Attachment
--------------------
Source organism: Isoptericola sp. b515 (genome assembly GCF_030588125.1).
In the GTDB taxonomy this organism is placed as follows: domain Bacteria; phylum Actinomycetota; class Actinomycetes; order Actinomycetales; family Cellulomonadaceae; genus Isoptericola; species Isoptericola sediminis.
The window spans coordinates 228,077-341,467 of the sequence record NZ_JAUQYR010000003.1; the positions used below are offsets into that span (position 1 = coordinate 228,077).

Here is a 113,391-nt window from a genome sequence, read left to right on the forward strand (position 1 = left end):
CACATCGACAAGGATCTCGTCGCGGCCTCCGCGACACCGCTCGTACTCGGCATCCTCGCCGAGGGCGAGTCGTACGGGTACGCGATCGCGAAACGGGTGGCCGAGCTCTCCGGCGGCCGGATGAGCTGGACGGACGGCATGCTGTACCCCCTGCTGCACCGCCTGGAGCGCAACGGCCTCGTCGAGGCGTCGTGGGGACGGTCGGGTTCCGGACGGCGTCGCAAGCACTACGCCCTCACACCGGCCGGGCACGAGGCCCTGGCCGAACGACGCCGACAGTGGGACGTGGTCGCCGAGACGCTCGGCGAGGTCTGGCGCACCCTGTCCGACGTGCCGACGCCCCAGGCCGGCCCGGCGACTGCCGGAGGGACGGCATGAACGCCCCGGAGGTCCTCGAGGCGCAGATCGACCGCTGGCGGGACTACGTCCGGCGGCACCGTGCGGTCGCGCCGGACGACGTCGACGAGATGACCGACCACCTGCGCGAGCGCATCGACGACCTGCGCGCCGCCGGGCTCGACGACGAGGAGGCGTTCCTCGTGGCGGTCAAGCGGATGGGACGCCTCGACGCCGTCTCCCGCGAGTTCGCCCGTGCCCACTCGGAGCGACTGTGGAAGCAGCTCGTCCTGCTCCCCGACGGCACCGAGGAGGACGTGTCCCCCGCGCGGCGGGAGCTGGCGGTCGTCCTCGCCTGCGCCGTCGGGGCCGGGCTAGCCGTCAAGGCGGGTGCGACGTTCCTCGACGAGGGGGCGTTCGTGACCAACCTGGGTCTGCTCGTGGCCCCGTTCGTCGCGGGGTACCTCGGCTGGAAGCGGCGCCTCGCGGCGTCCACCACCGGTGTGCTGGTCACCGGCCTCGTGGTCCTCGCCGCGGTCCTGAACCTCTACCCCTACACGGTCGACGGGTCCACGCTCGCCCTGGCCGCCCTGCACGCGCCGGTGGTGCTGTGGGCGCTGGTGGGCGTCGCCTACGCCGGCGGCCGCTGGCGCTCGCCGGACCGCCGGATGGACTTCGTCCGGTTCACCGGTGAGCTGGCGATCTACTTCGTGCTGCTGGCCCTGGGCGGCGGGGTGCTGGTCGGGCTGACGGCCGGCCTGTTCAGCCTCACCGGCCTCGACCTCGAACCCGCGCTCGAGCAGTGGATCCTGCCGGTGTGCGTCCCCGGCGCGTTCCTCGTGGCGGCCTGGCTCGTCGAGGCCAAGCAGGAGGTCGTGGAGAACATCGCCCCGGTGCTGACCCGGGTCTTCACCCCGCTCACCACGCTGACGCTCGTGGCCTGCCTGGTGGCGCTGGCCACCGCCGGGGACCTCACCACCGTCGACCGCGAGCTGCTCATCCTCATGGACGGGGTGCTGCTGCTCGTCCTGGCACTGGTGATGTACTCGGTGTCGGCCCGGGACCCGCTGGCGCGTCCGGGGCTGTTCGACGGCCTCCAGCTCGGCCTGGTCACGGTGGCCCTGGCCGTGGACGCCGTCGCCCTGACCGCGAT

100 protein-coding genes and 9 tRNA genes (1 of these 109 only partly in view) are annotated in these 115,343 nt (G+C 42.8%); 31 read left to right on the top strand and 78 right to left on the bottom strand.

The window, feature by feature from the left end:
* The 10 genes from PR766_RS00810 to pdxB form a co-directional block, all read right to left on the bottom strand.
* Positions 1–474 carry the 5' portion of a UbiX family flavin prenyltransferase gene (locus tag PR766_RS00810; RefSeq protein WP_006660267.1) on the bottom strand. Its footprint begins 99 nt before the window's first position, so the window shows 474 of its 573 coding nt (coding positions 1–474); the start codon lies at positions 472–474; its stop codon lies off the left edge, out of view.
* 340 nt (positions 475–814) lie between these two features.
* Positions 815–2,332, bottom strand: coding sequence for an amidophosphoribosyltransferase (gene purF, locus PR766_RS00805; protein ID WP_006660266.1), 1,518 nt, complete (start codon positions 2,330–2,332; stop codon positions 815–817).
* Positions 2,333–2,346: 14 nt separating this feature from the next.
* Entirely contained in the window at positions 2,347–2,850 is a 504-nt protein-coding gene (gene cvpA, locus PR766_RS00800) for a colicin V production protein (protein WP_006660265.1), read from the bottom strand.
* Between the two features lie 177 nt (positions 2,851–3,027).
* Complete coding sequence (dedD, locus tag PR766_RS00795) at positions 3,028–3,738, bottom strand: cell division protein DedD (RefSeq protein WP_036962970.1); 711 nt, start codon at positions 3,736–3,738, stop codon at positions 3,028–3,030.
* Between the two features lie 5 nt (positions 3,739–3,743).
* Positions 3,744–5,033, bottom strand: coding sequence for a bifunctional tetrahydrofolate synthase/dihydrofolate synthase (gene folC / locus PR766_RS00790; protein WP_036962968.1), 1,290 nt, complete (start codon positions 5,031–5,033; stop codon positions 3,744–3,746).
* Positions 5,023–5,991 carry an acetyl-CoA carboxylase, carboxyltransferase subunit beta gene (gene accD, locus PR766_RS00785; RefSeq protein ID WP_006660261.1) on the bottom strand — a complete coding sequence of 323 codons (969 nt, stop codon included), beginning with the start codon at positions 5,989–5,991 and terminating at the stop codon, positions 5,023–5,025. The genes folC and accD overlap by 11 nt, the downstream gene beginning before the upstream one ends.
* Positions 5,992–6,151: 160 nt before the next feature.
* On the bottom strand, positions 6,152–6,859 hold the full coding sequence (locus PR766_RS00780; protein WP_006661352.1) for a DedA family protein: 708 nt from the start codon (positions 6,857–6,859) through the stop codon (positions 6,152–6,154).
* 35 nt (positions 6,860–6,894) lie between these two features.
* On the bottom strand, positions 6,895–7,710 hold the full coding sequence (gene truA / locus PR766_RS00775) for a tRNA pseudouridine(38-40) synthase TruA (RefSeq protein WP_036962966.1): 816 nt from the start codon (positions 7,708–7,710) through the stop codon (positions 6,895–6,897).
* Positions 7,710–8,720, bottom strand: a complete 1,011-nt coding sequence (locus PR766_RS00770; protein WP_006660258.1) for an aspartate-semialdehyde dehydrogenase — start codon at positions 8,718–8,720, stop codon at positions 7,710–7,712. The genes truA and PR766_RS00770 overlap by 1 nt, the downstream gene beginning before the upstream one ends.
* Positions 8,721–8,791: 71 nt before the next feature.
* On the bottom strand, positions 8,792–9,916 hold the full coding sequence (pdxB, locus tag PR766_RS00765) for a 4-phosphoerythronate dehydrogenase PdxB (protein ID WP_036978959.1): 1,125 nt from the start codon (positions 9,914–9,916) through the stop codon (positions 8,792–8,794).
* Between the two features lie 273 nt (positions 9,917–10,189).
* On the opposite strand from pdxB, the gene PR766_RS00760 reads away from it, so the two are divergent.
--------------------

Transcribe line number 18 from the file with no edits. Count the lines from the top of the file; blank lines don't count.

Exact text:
* Positions 5,023–5,991 carry an acetyl-CoA carboxylase, carboxyltransferase subunit beta gene (gene accD, locus PR766_RS00785; RefSeq protein ID WP_006660261.1) on the bottom strand — a complete coding sequence of 323 codons (969 nt, stop codon included), beginning with the start codon at positions 5,989–5,991 and terminating at the stop codon, positions 5,023–5,025. The genes folC and accD overlap by 11 nt, the downstream gene beginning before the upstream one ends.